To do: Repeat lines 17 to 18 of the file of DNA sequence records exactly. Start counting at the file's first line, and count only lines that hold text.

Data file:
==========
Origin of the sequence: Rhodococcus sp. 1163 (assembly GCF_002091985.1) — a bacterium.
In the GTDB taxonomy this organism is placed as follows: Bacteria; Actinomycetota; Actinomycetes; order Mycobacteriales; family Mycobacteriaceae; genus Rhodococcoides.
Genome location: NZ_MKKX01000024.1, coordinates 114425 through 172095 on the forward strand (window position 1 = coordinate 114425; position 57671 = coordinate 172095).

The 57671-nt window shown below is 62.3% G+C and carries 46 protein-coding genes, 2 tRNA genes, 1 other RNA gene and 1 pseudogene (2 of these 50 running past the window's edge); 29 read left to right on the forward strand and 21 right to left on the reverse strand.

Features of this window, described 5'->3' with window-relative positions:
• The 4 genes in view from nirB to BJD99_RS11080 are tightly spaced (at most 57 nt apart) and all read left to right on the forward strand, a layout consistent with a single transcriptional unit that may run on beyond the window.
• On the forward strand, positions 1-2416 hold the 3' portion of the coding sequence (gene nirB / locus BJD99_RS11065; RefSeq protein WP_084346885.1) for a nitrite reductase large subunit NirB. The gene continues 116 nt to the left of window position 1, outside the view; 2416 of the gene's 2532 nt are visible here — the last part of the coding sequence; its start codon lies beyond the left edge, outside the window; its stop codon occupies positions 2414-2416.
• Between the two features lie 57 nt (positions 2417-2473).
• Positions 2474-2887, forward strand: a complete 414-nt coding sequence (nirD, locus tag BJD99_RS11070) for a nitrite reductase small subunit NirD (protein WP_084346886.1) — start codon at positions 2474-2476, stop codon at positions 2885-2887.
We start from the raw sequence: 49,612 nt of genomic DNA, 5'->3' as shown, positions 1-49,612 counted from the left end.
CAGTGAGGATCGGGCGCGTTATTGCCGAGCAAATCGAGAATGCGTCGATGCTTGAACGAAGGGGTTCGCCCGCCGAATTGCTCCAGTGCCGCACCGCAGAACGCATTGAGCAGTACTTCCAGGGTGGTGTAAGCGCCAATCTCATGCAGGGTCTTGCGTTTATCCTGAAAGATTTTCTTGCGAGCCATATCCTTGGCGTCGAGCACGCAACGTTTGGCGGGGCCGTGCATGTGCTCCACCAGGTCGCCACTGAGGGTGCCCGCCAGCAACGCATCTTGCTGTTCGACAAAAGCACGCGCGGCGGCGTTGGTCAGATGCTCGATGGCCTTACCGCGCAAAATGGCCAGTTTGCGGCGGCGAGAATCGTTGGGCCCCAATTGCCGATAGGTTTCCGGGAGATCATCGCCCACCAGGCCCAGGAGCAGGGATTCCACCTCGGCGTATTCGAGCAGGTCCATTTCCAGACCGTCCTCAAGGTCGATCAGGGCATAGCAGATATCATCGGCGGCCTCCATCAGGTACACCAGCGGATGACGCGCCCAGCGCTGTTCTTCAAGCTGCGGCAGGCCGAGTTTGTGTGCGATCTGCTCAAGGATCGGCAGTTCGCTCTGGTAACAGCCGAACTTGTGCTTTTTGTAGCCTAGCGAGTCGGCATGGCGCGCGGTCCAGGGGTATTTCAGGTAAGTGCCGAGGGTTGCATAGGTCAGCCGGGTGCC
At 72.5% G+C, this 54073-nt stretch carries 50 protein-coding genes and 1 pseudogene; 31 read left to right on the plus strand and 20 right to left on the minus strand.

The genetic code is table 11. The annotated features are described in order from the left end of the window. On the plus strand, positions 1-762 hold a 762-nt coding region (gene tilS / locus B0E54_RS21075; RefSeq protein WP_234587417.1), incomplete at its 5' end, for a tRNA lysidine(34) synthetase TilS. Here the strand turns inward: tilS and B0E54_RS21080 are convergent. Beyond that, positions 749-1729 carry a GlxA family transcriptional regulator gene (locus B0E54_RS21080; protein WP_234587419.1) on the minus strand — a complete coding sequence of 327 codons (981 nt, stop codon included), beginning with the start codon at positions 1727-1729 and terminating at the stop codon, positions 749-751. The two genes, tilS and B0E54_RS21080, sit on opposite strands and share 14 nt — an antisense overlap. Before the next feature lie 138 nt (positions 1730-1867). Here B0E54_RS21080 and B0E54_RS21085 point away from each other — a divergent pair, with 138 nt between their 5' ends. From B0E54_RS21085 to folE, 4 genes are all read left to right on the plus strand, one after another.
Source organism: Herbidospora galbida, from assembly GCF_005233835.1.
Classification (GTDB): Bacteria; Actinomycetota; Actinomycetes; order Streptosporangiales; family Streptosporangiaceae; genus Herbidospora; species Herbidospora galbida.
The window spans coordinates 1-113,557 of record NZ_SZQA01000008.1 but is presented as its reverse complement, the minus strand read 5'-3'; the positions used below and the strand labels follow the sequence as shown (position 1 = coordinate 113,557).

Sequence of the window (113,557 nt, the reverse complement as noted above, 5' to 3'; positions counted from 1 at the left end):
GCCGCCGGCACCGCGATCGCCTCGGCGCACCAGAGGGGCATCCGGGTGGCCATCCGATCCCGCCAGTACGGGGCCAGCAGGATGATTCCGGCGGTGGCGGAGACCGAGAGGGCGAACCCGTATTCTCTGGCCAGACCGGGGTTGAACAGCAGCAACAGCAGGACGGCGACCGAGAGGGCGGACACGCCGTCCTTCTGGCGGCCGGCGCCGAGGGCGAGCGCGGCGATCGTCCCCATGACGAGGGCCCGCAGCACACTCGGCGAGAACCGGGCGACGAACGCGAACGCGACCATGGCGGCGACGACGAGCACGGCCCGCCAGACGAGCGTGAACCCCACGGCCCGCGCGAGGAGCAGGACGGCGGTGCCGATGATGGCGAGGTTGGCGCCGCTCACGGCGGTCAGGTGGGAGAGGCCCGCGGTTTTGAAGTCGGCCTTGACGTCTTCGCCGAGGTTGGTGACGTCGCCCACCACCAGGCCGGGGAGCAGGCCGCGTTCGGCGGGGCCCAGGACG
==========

Sequence of the window (113,557 nt, the reverse complement as noted above, 5' to 3'; positions counted from 1 at the left end):
GCCGCCGGCACCGCGATCGCCTCGGCGCACCAGAGGGGCATCCGGGTGGCCATCCGATCCCGCCAGTACGGGGCCAGCAGGATGATTCCGGCGGTGGCGGAGACCGAGAGGGCGAACCCGTATTCTCTGGCCAGACCGGGGTTGAACAGCAGCAACAGCAGGACGGCGACCGAGAGGGCGGACACGCCGTCCTTCTGGCGGCCGGCGCCGAGGGCGAGCGCGGCGATCGTCCCCATGACGAGGGCCCGCAGCACACTCGGCGAGAACCGGGCGACGAACGCGAACGCGACCATGGCGGCGACGACGAGCACGGCCCGCCAGACGAGCGTGAACCCCACGGCCCGCGCGAGGAGCAGGACGGCGGTGCCGATGATGGCGAGGTTGGCGCCGCTCACGGCGGTCAGGTGGGAGAGGCCCGCGGTTTTGAAGTCGGCCTTGACGTCTTCGCCGAGGTTGGTGACGTCGCCCACCACCAGGCCGGGGAGCAGGCCGCGTTCGGCGGGGCCCAGGACG